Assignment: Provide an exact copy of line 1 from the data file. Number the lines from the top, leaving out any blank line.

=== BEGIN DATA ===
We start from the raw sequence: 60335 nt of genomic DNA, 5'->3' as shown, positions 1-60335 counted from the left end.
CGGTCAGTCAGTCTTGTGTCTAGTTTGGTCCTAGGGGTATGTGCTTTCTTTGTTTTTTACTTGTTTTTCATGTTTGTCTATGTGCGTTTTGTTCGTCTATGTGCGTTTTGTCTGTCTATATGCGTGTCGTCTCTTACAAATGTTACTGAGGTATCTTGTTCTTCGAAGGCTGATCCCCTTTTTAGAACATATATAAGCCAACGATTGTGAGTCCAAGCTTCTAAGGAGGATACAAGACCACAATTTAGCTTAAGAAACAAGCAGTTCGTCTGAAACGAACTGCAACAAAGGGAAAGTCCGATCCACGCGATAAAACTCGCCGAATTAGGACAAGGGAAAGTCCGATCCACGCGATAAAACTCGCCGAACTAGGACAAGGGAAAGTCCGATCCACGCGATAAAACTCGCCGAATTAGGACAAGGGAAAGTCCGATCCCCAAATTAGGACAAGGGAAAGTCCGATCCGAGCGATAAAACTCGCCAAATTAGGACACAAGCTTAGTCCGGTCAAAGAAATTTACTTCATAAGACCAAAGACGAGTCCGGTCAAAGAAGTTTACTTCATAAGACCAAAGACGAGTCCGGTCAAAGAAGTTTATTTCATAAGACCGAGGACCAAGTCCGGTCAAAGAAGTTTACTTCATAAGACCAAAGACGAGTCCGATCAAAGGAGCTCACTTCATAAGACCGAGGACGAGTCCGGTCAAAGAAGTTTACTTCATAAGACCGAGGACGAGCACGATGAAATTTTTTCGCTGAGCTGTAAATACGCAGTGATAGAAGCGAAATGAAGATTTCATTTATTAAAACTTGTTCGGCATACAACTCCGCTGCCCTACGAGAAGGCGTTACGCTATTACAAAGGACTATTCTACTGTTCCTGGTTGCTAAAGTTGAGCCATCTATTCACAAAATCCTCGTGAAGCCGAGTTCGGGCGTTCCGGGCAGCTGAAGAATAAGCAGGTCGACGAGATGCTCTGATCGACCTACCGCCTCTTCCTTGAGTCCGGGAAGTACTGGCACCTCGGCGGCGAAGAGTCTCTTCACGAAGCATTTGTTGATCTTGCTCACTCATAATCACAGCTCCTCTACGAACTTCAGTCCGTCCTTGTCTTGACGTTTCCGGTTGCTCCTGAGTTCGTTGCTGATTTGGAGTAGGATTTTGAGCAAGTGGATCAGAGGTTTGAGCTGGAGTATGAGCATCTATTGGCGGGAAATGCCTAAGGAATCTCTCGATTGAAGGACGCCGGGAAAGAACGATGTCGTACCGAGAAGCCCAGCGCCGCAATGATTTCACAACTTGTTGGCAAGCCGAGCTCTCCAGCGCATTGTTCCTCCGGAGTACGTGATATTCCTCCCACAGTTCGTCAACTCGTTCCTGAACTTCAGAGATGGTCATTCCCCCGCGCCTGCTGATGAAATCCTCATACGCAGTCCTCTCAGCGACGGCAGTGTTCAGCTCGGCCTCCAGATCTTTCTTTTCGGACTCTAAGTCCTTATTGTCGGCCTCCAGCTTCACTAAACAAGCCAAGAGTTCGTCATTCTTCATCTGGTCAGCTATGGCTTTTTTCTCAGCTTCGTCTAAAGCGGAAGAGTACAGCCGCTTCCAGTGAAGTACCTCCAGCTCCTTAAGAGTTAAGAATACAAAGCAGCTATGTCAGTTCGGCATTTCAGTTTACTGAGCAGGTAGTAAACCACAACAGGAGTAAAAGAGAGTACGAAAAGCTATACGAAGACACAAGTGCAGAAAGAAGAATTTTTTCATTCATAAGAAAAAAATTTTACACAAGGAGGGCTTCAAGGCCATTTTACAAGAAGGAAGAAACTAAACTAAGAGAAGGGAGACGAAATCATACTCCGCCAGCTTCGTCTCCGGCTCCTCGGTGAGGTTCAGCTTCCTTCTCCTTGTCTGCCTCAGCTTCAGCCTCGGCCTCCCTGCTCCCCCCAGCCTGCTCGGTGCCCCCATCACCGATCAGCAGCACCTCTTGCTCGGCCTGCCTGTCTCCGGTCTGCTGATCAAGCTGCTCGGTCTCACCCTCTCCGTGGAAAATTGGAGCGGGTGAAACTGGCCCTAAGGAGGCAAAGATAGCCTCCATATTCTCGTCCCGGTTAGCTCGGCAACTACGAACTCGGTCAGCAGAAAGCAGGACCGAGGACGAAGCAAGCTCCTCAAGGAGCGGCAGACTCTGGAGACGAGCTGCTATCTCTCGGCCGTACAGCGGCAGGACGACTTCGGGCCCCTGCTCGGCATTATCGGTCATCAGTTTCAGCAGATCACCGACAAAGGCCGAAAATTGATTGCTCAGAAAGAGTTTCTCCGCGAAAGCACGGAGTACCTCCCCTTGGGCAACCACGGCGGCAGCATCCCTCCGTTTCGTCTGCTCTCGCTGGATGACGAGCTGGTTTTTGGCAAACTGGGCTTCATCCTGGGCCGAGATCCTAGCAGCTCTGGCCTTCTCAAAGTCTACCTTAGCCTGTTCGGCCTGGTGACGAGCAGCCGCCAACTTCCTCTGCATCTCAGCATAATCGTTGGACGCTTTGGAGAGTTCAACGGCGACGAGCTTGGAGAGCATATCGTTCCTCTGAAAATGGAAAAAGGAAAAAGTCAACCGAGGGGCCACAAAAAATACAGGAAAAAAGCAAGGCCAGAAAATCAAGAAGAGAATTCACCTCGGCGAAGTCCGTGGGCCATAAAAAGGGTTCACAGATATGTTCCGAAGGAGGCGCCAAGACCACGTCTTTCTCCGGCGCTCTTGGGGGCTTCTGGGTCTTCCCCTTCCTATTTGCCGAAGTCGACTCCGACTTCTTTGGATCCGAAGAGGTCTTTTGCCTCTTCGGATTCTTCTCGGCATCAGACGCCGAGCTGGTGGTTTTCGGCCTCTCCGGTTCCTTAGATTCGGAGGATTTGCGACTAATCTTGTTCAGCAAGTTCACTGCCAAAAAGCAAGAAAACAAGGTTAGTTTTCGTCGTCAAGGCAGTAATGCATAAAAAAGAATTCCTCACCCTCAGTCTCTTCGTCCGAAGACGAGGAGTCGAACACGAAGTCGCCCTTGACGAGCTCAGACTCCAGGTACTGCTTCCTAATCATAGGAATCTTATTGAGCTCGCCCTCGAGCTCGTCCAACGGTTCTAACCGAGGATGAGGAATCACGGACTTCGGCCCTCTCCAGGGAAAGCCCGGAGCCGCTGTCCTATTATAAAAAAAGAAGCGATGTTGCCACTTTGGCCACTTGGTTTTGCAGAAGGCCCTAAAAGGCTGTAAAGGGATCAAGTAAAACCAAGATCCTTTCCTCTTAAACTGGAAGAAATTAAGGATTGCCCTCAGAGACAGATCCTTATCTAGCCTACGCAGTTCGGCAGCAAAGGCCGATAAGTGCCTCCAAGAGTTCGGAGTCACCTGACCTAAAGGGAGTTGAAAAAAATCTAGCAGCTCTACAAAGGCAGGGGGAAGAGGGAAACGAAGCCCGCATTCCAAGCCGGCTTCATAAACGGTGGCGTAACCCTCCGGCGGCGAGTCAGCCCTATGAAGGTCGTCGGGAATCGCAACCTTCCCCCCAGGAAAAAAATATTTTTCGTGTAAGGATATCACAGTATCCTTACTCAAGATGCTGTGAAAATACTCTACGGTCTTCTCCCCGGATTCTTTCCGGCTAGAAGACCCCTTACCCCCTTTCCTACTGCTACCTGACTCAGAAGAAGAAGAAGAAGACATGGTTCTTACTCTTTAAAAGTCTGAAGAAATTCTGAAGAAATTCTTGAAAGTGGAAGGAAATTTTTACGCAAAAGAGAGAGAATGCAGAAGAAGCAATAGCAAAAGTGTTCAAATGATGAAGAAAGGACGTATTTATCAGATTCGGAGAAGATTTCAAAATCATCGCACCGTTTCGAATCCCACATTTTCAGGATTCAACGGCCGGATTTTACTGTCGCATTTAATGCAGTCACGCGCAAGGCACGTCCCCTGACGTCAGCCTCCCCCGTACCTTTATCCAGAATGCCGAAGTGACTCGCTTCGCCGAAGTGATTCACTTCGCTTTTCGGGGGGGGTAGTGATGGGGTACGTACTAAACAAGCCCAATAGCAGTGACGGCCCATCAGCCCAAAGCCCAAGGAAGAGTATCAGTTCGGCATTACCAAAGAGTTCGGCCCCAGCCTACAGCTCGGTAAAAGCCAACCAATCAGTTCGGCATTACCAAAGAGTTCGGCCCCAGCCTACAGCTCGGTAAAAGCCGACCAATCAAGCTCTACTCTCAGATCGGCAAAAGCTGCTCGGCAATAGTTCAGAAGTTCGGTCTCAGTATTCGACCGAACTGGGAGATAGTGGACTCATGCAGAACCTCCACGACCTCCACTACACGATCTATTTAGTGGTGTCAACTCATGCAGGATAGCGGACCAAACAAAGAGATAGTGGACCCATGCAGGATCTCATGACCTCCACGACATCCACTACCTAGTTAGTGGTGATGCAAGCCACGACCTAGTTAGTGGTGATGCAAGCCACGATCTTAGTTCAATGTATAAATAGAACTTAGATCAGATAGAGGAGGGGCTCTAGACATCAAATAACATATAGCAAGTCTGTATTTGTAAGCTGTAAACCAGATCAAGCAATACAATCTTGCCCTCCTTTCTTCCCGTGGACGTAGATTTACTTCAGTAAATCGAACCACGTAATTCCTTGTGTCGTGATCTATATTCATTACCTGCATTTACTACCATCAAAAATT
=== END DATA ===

We start from the raw sequence: 60335 nt of genomic DNA, 5'->3' as shown, positions 1-60335 counted from the left end.